Carbon footprint of a renal service points finger at drugs and equipment

Frances Mortimer's picture

A carbon footprint study of a UK renal service published in the Quarterly Journal of Medicinethis month confirms the importance of tackling supply chain emissions, revealing that the procurement of goods and services accounts for 72% of the carbon impact of kidney care - even more than the 60% from procurement in the NHS carbon footprint. Within procurement, the majority of emissions are attributable to pharmaceuticals, medical equipment and waste services.

Authored by Green Nephrology Fellow, Dr Andy Connor, and colleagues, this is the first carbon footprint study of an individual specialty service. The results again highlight the importance of tackling procurement practices to achieving sustainable healthcare: it is time that the NHS put in place real incentives and rewards for companies producing medical equipment and drugs at a lower environmental cost.

Dialogue with suppliers, taking place through the Green Nephrology programme, has shown that the industry is willing and keen to engage - but that where they do implement sustainable practices, these are not recognised in the procurement process.  This is backed up by the results of the Green Nephrology Survey of Sustainability in Local Renal Units, which showed that fewer than 10% of renal services currently include sustainability clauses in procurement of renal products. Plans are afoot to change this, piloting a new set of sustainable procurement criteria in renal purchasing with three regional procurement hubs.

Another interesting finding is the contribution of waste services to kidney care's carbon impact - almost 10%.  This is much higher than the 3% in the NHS carbon footprint as a whole, presumably because of the large consumption of plastic consumables in dialysis - most of which end up in the clinical waste stream and are therefore incinerated.  Strategies to reduce unnecessary consumption, such as those identified by Mary Thomson (the Green Nephrology representative in Fife) will carry double benefits - reducing the environmental costs of manufacture as well as unnecessary waste disposal.  And there remain many opportunities to improve segregation of non-contaminated waste to (lower impact) domestic waste streams and recycling.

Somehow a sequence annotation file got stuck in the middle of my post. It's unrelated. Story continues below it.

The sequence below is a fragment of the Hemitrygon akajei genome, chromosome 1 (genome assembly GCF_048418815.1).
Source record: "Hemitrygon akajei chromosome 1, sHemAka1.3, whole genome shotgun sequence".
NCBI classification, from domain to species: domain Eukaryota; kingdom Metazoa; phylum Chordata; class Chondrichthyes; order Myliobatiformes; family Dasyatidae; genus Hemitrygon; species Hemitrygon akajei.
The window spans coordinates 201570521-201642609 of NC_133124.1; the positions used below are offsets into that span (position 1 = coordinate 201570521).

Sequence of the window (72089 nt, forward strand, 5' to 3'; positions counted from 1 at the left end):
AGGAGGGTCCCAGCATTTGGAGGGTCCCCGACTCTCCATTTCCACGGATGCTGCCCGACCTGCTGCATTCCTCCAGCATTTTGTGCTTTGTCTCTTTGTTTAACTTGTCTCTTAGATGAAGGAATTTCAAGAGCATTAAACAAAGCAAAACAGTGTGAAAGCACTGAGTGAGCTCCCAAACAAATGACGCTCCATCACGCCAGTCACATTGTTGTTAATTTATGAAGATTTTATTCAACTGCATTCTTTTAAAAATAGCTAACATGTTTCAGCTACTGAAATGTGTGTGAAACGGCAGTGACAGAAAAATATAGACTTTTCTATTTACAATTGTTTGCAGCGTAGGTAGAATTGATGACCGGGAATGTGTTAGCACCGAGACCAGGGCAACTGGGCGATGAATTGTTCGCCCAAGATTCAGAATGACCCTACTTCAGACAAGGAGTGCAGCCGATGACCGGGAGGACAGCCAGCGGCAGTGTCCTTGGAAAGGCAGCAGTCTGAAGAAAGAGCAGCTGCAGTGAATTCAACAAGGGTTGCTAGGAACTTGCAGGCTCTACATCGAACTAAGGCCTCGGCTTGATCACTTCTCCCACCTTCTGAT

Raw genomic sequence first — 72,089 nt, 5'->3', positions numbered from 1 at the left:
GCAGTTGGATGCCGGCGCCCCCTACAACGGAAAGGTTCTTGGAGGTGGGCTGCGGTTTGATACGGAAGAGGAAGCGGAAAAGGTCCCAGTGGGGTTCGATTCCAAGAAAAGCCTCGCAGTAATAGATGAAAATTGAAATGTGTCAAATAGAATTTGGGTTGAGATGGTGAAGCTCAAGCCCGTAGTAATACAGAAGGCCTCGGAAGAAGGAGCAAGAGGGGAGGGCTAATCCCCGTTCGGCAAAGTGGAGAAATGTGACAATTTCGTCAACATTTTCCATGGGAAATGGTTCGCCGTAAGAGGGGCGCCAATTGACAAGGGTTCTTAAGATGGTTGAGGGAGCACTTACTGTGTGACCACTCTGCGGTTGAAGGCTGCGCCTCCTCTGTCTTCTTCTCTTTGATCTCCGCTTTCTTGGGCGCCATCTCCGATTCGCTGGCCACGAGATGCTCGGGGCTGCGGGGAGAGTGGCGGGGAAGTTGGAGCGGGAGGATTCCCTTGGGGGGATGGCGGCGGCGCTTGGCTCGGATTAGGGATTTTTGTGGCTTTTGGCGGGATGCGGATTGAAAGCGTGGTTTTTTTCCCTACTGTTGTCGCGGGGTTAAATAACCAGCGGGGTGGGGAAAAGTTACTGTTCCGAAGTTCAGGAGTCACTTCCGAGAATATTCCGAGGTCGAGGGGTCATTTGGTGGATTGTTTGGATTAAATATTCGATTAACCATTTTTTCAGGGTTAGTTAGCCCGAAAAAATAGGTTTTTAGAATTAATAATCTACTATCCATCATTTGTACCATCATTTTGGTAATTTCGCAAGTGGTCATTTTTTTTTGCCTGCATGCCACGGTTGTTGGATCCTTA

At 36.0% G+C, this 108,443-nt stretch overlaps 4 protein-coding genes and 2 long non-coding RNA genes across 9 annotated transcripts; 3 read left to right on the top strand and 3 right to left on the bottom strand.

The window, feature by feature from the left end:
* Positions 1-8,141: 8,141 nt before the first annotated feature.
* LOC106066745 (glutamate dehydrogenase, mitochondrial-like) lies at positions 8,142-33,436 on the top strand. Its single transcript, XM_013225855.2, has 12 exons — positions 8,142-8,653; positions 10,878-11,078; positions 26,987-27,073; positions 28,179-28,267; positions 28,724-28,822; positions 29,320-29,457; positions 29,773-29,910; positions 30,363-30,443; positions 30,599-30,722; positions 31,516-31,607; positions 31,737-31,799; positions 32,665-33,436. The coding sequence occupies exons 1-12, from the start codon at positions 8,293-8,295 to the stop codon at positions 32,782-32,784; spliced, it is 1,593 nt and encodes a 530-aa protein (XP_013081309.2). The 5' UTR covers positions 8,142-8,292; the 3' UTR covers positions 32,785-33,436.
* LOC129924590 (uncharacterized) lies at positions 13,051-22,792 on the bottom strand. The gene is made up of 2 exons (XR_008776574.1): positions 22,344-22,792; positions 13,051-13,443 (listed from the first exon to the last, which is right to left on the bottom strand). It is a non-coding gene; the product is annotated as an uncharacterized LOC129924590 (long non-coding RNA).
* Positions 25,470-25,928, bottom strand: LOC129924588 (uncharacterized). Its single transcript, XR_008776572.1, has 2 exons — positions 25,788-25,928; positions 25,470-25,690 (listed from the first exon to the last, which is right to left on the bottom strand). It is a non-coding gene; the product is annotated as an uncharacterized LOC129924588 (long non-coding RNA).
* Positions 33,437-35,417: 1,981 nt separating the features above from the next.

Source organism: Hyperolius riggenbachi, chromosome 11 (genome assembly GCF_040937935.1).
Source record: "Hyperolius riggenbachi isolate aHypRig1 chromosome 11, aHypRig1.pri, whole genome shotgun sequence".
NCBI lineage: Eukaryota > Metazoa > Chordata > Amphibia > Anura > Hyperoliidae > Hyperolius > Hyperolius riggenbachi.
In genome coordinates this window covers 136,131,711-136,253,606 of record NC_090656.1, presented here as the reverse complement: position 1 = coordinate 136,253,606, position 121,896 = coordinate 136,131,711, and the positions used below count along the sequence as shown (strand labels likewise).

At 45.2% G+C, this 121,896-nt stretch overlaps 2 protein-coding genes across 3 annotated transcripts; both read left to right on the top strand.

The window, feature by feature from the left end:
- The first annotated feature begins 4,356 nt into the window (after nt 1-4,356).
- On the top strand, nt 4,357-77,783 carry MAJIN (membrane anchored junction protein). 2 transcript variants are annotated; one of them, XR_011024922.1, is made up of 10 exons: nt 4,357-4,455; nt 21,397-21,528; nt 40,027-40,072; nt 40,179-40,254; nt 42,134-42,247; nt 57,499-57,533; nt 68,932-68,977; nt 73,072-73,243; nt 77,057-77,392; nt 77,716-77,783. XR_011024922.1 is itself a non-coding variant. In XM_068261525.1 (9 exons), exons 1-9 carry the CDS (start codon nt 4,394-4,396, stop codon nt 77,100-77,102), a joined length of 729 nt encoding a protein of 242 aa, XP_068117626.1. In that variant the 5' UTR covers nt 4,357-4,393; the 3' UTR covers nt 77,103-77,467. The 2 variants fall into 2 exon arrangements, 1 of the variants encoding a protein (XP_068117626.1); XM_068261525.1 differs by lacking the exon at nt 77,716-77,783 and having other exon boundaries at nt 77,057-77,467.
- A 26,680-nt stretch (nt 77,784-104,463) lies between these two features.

Ultimately, however, the greatest carbon savings will come not from shaving off carbon from manufacture and waste disposal, but from clinical transformation.  If the need for a test or treatment can be avoided, that will have the lowest carbon footprint of all...

Clinical services must be redesigned to be more preventative, to support greater empowerment of patients in managing their own care, and to eliminate wasteful activities - such as duplication of tests, or interventions without proven clinical benefit.  Finally, we must better understand the carbon impact of the different treatments and technologies, such that these can be taken into account in redesign of clinical services.  This paper is a crucial first step on that journey.

 

Access the original paper via its SHEBA listing here.
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